Review: Drawing Down the Spirits, by Kenaz Filan and Raven Kaldera

ddtsDrawing Down the Spirits: The Traditions and Techniques of Spirit Possession – Kenaz Filan and Raven Kaldera
Destiny Books, 2009, 9781594772696, 338pp.

The idea and practice of spirit possession is one that is growing in the modern magickal and pagan communities. Despite the long and deep roots in a variety of traditions all across the world the practice more or less died out in Western traditions, but in the last decade or so it’s an idea and experience that is becoming more popular. In this book Kenaz Filan and Raven Kaldera start to fill in the gaps for the Western traditions and open up the conversation of possession.

First off, this is not a how-to book. If you’re looking to learn how to be possessed you can stop reading this review now because this isn’t the book you want. Filan and Kaldera suggest that people can’t learn to be possessed generally, it’s something that’s “wired” into you, and while I’m not sure I agree they still make very solid points about the role of the horse. (Horse is a term from the African diaspora religions for someone being possessed or ridden by the spirits, and is borrowed in this book.)

While not a how-to guide, the book is very thorough for what it does cover: the history of possession, traditions around the world, theories behind it and the spirits called into the horse. There are two elements to the text that really hit me as crucial reading for those getting into possession, but not from a tradition with an understanding or living history of the practice. The first is about the care of the horse, both in terms of the woogity and the mundane. They discuss how possession should be treated in safe, sane, and consensual manner, how to work with the spirits to set up boundaries. It might seem great to be able to be ridden by a patron deity, but despite ideas that such figures only work for your best interest, sometimes a spirit may go for a ride when it’s not wanted or even problematic. Kaldera and Filan give ideas for negotiating with the spirits, and ways to invite and close off possessions.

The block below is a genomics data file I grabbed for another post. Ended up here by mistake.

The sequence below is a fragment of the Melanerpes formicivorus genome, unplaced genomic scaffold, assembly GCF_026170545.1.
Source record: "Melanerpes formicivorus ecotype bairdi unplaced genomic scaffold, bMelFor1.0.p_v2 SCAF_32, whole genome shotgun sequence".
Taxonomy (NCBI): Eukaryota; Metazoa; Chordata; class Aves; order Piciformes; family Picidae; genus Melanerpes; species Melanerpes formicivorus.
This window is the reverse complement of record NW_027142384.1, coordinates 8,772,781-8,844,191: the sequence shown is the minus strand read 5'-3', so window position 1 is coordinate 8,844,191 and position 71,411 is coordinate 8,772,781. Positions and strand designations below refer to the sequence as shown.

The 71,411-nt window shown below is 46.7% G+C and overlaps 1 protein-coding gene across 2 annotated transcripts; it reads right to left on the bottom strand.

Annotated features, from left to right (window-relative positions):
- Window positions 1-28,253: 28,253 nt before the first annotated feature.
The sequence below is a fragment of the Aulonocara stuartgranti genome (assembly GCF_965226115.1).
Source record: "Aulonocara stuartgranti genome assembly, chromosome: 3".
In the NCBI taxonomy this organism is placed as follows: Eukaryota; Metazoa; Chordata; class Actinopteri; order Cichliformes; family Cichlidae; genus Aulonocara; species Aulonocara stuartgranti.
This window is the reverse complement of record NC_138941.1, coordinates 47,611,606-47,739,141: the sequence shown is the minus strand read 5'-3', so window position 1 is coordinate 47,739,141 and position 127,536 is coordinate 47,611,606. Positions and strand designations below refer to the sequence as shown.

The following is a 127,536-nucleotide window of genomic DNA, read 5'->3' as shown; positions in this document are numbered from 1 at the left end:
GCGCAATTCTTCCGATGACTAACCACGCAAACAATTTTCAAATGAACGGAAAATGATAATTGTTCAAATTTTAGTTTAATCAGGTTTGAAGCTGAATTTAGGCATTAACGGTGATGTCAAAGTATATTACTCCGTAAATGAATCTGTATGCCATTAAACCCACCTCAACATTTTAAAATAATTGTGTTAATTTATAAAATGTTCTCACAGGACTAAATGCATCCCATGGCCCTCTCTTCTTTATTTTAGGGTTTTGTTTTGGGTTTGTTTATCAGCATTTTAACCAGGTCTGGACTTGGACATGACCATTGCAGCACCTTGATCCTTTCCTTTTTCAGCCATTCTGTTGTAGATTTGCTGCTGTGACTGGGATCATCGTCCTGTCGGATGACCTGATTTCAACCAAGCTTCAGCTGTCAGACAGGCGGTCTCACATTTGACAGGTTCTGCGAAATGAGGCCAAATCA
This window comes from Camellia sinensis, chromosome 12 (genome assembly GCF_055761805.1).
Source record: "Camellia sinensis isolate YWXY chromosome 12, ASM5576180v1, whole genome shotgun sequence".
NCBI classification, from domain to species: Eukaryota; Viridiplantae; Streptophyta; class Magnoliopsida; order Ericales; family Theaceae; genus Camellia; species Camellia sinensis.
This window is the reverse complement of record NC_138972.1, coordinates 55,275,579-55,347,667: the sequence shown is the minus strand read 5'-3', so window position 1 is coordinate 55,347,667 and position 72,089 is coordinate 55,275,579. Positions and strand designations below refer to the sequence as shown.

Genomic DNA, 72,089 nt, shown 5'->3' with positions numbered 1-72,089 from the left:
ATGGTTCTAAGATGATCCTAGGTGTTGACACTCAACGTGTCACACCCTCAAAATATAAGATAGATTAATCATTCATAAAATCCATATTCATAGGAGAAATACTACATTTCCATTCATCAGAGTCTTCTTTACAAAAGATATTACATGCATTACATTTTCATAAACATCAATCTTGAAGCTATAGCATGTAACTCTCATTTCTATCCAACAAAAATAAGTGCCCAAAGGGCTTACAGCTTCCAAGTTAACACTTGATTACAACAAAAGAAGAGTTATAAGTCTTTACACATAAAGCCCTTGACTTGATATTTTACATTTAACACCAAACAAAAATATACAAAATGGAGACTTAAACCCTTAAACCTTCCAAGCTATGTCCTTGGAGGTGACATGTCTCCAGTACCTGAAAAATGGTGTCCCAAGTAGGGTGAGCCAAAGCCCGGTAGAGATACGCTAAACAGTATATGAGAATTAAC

On the mundane side they cover the depth of what needs to be considered before, during, and after a possession. For instance most people inexperienced with possession might think it just happens, the horse stops, opens, and the god steps in, but the period of transition between self and possession can be a bit rough on the body, the horse might lose control of their limbs, so it’s addressed how to make sure they’re safe in that process. Also an emphasis on aftercare is covered, because having another spirit controlling your actions for a while isn’t necessarily the most comfortable or easy experience. The horse may need to be lulled back to the themselves, given food and drink, or a quiet place alone to settle down, and all of these ideas and more are laid out for the reader.

The second element I felt was crucial for readers is the discussion of the role of the horse in the community. Filan and Kaldera show how the horse is a social role, it’s not about the horse being someone big and important, but about what they can do for their religious community. Between the care and the context, I think the modern practitioner and group can get a sense of how to work with possession.

The book is written in a way that shifts back and forth from theory to experience, it’s filled with a variety of stories from Kaldera and Filan’s past that illustrate their points, without having so many that the text seems to be more about discussing cool experiences to prove how awesome the authors think they are.

As said right away, if you want a how-to guide on possession, this isn’t it, but if you’re curious about the phenomena or part of a group working with it, this text will help explain and explore what it means to work with the spirits in this way.

One Response to Review: Drawing Down the Spirits, by Kenaz Filan and Raven Kaldera

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